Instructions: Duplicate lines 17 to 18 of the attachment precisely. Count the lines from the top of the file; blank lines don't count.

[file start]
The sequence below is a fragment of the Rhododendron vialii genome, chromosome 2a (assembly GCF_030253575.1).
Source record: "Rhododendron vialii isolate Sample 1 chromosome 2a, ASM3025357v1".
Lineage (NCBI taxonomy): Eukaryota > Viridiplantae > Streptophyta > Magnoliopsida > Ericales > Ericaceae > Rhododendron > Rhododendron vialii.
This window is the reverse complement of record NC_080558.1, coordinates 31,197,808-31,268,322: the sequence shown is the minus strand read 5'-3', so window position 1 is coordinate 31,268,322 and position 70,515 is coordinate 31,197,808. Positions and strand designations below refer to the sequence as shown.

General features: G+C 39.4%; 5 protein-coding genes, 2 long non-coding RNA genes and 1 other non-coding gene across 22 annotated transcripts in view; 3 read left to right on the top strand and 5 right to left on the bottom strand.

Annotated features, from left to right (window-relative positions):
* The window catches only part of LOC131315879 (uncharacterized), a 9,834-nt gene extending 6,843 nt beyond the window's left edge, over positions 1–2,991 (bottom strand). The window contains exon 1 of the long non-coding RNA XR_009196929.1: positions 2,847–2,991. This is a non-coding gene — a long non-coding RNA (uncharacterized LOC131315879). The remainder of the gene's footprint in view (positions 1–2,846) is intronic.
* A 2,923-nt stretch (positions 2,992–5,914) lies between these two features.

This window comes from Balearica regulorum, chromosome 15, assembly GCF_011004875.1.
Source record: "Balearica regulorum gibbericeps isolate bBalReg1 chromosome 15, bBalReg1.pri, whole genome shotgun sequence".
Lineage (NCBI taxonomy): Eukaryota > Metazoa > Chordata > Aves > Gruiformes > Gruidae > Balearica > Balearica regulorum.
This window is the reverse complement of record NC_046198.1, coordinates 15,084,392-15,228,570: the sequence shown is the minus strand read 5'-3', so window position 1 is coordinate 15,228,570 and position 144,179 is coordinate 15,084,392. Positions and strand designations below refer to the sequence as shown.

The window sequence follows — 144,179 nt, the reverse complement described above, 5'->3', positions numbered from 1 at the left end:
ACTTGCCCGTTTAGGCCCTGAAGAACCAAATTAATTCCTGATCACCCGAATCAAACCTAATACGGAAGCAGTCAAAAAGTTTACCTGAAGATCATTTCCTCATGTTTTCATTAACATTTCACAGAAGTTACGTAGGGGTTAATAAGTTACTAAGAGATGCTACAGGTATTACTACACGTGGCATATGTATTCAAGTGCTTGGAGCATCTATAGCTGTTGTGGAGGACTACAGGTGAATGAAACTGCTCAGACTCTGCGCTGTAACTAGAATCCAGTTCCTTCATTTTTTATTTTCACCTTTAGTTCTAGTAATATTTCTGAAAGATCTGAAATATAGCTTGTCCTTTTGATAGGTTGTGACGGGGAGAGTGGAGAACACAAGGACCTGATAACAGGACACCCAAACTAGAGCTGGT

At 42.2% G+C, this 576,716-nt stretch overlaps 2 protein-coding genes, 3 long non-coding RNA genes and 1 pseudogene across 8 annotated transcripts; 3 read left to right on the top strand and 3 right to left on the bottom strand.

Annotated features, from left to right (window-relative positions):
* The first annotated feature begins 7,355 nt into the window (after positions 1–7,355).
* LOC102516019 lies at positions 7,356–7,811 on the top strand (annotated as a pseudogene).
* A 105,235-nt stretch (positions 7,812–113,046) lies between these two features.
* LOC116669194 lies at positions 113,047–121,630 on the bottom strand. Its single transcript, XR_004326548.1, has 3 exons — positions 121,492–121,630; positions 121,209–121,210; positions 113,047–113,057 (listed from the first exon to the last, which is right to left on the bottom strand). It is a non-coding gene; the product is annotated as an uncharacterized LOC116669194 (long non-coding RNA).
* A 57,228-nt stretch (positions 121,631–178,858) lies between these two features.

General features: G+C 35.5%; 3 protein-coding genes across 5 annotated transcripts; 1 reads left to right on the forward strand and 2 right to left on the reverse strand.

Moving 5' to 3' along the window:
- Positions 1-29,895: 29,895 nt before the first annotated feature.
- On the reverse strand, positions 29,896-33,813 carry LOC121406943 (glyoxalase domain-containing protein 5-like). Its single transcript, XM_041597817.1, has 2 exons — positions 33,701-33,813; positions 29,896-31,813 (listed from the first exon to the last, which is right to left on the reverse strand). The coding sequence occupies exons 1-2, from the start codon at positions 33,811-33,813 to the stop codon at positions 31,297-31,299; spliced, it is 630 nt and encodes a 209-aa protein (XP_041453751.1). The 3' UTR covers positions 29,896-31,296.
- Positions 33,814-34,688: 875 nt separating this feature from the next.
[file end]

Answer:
* The first annotated feature begins 7,355 nt into the window (after positions 1–7,355).
* LOC102516019 lies at positions 7,356–7,811 on the top strand (annotated as a pseudogene).